Monday, July 30, 2012

Spiritual Reflection on THE DARK KNIGHT RISES

Spoiler Alert! If you have not seen this movie, do not read this article. I might ruin it for you.

            Imagine a story about someone who left a world of unimaginably great riches to go and dwell with a very fallen people-marred by the effects of sin-in a very fallen world. He fights the greatest evil, and apparantly is overwhelmed by it. He descends into a hellish abyss, and is seemingly dead forever.
            Remarkably, after a period of time, he overcomes the evil of that hellhole and rises again. He overcomes the Evil One and all of the evil minions and rescues a very fallen people from the full effect of all that evil. Indeed, he gives them hope for a new life.
            I am of course talking about Jesus and the Gospel story. Although that description, I guess, captures the essential plot of The Dark Knight Rises as well.
            Over and over in great movies and books, I see artists take biblical stories and rework them in a thinly disguised way. I wonder what would happen if God ever decided to sue for plagiarism.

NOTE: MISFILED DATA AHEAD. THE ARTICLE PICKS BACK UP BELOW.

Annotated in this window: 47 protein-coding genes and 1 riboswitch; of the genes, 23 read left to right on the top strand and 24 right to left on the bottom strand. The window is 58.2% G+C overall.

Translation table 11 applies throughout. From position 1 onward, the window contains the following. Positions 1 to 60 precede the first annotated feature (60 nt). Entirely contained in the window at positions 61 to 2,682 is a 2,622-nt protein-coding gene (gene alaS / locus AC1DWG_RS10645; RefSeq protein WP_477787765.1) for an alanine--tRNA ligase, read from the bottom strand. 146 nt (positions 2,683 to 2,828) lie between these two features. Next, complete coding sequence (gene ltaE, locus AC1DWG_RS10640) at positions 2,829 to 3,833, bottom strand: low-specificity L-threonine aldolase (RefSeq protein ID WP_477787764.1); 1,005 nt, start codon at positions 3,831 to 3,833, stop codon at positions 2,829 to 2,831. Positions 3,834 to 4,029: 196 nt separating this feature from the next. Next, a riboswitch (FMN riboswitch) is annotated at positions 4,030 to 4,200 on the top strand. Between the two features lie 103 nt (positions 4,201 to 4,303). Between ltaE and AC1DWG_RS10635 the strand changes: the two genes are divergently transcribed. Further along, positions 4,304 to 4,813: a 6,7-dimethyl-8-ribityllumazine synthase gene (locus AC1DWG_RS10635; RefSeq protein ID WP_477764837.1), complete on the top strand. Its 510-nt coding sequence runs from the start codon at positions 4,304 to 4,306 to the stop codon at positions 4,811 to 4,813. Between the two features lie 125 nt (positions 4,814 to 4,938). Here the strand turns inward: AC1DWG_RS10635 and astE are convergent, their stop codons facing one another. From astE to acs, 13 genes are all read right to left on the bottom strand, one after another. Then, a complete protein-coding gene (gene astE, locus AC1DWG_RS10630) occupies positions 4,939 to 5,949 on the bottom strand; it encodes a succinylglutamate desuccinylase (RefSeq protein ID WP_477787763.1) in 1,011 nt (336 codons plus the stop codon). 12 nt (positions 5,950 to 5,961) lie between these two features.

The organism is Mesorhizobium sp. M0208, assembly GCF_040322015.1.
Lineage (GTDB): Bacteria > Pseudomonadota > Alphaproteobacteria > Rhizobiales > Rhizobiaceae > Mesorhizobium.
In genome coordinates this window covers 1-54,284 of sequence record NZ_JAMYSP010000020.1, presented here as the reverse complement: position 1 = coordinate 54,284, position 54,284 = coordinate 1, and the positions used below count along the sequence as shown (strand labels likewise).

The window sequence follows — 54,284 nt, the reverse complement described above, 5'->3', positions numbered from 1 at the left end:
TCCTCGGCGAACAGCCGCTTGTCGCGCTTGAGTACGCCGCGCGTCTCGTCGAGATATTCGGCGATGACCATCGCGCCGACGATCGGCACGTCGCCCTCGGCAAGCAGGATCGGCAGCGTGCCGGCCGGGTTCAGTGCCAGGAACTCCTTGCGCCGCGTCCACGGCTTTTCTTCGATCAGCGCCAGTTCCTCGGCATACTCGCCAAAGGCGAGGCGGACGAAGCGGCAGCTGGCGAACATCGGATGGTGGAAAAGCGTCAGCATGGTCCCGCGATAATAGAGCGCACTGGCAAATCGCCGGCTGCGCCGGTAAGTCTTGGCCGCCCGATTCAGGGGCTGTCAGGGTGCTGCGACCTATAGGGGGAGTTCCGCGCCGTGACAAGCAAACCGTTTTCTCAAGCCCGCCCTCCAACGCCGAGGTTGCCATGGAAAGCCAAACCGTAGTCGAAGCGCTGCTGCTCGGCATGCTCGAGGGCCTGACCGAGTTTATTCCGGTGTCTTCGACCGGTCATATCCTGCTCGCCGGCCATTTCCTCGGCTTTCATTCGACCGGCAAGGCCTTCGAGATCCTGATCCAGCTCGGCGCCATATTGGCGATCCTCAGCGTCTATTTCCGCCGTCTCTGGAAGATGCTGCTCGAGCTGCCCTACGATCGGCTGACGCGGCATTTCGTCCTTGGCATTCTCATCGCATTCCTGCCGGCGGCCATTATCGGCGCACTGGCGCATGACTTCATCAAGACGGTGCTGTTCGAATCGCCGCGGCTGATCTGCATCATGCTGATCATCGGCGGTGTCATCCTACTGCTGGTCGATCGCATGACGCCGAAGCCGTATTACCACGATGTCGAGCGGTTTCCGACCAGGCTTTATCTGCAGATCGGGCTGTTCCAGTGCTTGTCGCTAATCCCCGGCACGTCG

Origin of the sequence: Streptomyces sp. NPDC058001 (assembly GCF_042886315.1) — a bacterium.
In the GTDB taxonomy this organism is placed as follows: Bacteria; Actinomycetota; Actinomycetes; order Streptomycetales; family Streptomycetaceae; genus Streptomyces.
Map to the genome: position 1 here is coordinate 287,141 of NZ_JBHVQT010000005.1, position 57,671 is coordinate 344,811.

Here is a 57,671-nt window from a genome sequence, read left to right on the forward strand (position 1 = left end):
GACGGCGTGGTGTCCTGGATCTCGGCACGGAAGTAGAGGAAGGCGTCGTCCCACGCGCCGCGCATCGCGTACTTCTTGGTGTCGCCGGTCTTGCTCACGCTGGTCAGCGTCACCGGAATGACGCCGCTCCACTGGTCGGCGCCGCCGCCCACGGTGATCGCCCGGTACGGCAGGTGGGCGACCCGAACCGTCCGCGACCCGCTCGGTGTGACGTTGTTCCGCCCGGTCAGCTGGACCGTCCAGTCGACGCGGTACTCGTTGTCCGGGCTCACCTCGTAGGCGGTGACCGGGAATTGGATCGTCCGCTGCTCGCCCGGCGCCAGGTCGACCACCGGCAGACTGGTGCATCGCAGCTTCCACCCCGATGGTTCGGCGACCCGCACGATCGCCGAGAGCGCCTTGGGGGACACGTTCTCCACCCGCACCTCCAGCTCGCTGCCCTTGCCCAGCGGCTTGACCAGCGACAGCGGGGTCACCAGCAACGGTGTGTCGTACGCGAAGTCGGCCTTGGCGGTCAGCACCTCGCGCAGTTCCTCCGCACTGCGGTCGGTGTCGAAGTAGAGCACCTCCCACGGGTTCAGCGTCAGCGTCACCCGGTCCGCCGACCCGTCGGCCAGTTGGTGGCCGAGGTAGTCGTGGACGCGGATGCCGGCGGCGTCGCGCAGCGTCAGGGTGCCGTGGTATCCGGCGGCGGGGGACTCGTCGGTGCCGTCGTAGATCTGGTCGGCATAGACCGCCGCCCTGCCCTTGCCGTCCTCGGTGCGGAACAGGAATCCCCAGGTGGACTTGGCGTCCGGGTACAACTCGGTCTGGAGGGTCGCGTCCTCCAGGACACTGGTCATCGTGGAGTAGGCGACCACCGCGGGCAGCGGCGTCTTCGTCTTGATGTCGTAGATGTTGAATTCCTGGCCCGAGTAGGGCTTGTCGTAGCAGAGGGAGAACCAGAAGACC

Maybe God feels complimented because people keep using his material.
            For whatever it is worth, I really liked the movie.

Monday, July 23, 2012

Out of Poverty

            God has always been about helping the poor. This has been at the heart of God’s message from the Old Testament all the way to Jesus. Others in the New Testament have emphasized this message from the apostle Paul to Jesus’ brother, James. Have you ever wondered why that is?
            Clearly, there are many reasons, perhaps led by one articulated in the book of James—people have basic survival needs, and poverty is an ever-present threat.
            I want to take a moment though to explore another.* We have poverty because of sin. Not necessarily the sin of one who lives in poverty, but poverty is the result of the consequences of this fallen world. Sin set into motion a lot of bad things, including poverty.
            Here is an obvious example; a child who is poor is not poor because of his own sin. But sin has created a world that is broken. That child receives the brunt of the fall of humanity.
            Can you think of an image more startling than one of a child in poverty? Instinctively, a voice within screams out, “This is wrong!”
            Viewing a child who is hungry and ill-clothed makes you hurt inside. You know it should not be this way.
            These images remind us that the world is broken. There are external symptoms that something is wrong in the world on an internal level… a spiritual level.
            Biblical writers took note of this. To describe the sinful condition of his people, Isaiah said, “All of us have become like one who is unclean, and all our righteous acts are like filthy rags; we all shrivel up like a leaf, and like the wind our sins sweep us away” (Is. 64:6.)
            On the other hand, new clothes—emblematic of good health and one’s needs being met—are often used as symbols by biblical writers for a spiritually healthy state with God: